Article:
Author: Christer Bergström
Publisher: Casemate Publishers
Date of Publication: September 19, 2014
Date of Review: January 2, 2015
Rating: 4 Stars
Christer Bergström’s The Ardennes 1944-1945: Hitler’s Winter Offensive is an excellent reference book on The Battle of the Bulge. Exquisite photos well paired with the material they appear near, are on nearly every page, portraying the faces, machines, and landscapes of this brutal assault. Hats off to Bergström for also including brilliantly executed maps, which masterfully show the positions of the troops, important topographical information, key landmarks, and the ultimate movements of the offensive and defensive lines of attack. Furthermore, The Ardennes 1944-1945 contains charts and graphs that help clarify dense text full of details.
Bergström clearly knows weapons, often using the full names of the weapons, physical descriptions of the weapons and their mechanisms, and the impact of the weapons both in the immediate sense and in the battle (and sometimes the war) as a whole. For example, Bergström goes into great detail about the Nebelwerfer’s tactical, psychological, and statistical impact in battle. Still another example of the detail regarding military weapons comes from a caption under a picture of a U.S. tank destroyer on page 144: “A U.S. M18 Hellcat tank destroyer is made ready to open fire on approaching German tanks. With its 76mm M1 anti-tank gun in a turret, the Hellcat was a most dangerous opponent to the German tanks, especially since its high speed enabled it to quickly maneuver in the side of the German tanks, where these were not as heavily armored. A weakness of the Hellcat was its own weak armor, not more than a 25mm frontal armor.” This caption under a picture is essentially a distilled version of a more detailed description of the M18 Hellcat and the 76mm M1 anti-tank guns. I personally loved that Bergström often gives the degrees of the sloped armor in addition to the thickness of the armor. (Learn more about sloped armor here: http://en.wikipedia.org/wiki/Sloped_armour).
The author admirably keeps track of which troops and divisions are involved in each skirmish. He tells the reader the divisions’ names (both sides), provides a history of divisions, details their leader(s), explains their level of training and battle expertise, and goes over each division’s prior battle engagements. For example, on page 79 Bergström states: “The 62. Volksgrenadier-Division, which stood against mainly U.S. 424th Infantry Regiment, was provided with two tasks on this day of the offensive…” Later the author states, “Unlike the 18. Volksgrenadier-Division, the 62. Volksgrenadier-Division was an old and experienced German division, basically it was the 62 Infanterie-Division, which had participated in the war since the invasion of Poland in 1939.” The level of knowledge Bergström commands for both the Allies and Axis’ divisions is inspiring, and really helps the reader understand the unique challenges and strengths of each division. This leads me to another critical point and strength of this book; both sides of the “bulge” (Axis and Allies) are covered in great detail. At the end of The Ardennes 1944-1945, you will not be thinking, “I wonder how it was for the Germans?”
Bergström doesn’t shy away from controversy, arguing that it is a common misperception that the Germans suffered from a sever shortage of fuel and low productivity of military weapons throughout the offensive. Rather than lacking fuel and supplies, Bergström relies on countless sources to support his claim that the German’s suffered from a lack of maintaining adequate supply routes, particularly supply chains to the frontlines. (This idea is developed throughout the book, especially in the beginning and on pages 145-149)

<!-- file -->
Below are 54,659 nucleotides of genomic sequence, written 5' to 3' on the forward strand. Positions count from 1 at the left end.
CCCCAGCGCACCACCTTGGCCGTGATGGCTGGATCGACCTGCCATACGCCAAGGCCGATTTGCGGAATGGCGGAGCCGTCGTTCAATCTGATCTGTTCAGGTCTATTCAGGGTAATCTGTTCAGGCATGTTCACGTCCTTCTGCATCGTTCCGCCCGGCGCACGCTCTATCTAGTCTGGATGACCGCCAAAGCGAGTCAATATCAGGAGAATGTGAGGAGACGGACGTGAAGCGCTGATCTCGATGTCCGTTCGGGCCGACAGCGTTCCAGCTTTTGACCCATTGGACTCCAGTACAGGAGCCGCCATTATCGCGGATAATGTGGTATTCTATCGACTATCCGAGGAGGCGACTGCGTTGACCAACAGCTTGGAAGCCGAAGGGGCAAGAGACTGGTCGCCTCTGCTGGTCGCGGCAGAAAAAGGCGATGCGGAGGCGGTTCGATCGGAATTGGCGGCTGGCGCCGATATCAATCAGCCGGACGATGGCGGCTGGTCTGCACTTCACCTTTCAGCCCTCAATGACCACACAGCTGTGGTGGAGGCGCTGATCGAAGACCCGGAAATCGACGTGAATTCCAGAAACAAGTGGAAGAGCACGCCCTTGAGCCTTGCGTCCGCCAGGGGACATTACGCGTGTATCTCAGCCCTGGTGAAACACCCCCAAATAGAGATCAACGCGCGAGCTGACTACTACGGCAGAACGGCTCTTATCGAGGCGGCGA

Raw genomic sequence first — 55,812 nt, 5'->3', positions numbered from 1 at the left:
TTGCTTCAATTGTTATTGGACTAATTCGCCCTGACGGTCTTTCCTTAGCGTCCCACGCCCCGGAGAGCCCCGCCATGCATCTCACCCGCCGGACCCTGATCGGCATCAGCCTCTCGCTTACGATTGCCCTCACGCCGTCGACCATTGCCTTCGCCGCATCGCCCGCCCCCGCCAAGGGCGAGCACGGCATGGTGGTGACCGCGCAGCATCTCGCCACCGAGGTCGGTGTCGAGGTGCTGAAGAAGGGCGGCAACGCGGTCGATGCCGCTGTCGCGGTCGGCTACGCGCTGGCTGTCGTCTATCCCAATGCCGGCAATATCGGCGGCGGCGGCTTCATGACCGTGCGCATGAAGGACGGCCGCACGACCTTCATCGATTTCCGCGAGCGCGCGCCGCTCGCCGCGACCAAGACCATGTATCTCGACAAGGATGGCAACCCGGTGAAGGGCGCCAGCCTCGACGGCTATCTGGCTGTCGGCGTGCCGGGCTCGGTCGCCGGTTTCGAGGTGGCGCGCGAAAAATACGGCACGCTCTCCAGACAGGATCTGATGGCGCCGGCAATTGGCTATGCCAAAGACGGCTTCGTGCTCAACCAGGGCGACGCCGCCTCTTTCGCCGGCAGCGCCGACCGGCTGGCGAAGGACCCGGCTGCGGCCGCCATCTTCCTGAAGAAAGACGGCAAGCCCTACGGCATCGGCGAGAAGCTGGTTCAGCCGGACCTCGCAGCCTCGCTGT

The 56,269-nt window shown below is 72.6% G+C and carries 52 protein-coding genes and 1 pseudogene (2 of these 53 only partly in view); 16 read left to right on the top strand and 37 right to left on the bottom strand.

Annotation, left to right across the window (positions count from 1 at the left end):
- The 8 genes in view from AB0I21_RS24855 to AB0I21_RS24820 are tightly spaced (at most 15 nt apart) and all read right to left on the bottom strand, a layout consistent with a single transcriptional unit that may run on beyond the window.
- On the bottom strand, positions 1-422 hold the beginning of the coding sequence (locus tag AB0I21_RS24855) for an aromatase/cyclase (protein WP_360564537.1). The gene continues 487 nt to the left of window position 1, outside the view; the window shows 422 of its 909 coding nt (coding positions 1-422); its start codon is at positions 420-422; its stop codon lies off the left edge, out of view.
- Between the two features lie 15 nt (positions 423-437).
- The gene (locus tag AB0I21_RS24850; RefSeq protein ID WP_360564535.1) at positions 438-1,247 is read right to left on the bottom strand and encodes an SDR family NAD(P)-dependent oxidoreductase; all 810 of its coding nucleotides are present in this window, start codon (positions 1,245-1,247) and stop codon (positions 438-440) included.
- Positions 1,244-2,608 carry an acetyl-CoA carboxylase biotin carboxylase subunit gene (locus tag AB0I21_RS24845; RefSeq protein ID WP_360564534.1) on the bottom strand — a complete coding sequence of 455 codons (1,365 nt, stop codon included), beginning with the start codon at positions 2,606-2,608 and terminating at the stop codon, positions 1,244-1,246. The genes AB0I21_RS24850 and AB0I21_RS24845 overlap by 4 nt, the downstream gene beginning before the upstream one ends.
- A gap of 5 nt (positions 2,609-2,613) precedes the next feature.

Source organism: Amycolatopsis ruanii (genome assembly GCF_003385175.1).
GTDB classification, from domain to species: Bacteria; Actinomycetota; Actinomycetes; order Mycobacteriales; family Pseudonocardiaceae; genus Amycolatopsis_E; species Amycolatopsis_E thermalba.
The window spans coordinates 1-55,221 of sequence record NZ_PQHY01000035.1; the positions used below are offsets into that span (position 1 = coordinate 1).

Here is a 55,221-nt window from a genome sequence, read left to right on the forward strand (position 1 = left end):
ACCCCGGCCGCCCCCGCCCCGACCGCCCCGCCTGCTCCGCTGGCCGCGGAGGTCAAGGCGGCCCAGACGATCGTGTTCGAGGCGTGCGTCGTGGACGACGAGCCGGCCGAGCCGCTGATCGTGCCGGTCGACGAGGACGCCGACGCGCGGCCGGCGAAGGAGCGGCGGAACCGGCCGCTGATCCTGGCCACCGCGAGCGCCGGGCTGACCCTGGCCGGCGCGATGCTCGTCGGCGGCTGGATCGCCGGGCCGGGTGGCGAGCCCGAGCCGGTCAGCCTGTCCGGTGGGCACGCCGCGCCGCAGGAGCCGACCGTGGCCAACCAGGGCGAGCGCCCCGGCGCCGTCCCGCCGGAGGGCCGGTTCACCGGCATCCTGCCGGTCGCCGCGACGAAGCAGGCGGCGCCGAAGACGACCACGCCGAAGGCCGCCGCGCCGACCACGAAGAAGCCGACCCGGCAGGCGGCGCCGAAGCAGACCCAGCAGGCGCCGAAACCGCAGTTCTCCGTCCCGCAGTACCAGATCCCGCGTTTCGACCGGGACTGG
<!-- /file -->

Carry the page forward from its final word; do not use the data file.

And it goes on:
A personal pet peeve of mine is text littered with phrases like “more on this later,” “we shall see,” “as highlighted in a future chapter,” and so forth. An occasional “more to come” is perfectly fine and can be justifiable, but I found Bergström too often baiting me on with promises for more information when he could have very easily summarized the important bits here and now. Funny enough, I also found the author repeating himself, sometimes spending several paragraphs re-describing something already well established just fifteen pages prior.
As for making the reader wait, it took until page 73 (Chapter 4: “Panzerarmee: Panzer March Towards the Meuse!”) to actually get to the start of the German offensive. Chapters one through three thoroughly establish the events leading up to “one of the most carefully prepared military operations in the entire war.” (p. 35); however, the reader must get through nearly 1/5th of the book before he or she reaches the start of the offensive.
Paintings and drawings by Horst Helmus, a German artist who served in the Unteroffizier in the 26. Volksgrenadier-Division, are used throughout The Ardennes 1944-1945. I found the inclusion of his art to be particularly compelling because of its beauty, simplicity, and because of the source. Bergström didn’t shy away from using art by the Germans, instead his inclusion of Helmus’s drawings, and other German art and pictures, helps to make the enemy all that more human. Frequently, pictures of war-torn Americans are juxtaposed with similarly destroyed German soldiers. While the colossal amount of detail in the text can at times feel alienating, the pictures alongside the text made this bloody battle real, relevant, and at times eerily relatable.
The photos, art, maps, charts, and graphs make Christer Bergström’s The Ardennes 1944-1945 Hitler’s Winter Offensive, a book worth checking out at the library. For military buffs looking for an excruciatingly detailed book covering both sides of the Battle of the Bulge, this may be what you’re looking for. If you’re working on your own project (writing a book? Thesis? Movie?) that involves this seminal battle, you would be remiss to overlook this book, if for no other reason than to check out its copious sources and pictures. I am a fast reader, yet this book took me several weeks to finish, both because of the high level of monotonous detail, and because the prose wasn’t compelling. For a reader looking for a fast paced, easy read on the Battle of the Bulge, this is probably not the book for you because of its immense detail, complicated terminology, and tedious prose. Overall I am giving Bergström’s The Ardennes 1944-1945: Hitler’s Winter Offensive a four out of five star rating: In several ways it earns five stars for being exceptionally well researched and full of remarkable photographs, maps, and charts; however, the actual prose is wearing and not well edited, leading me to give this book an overall rating of four stars.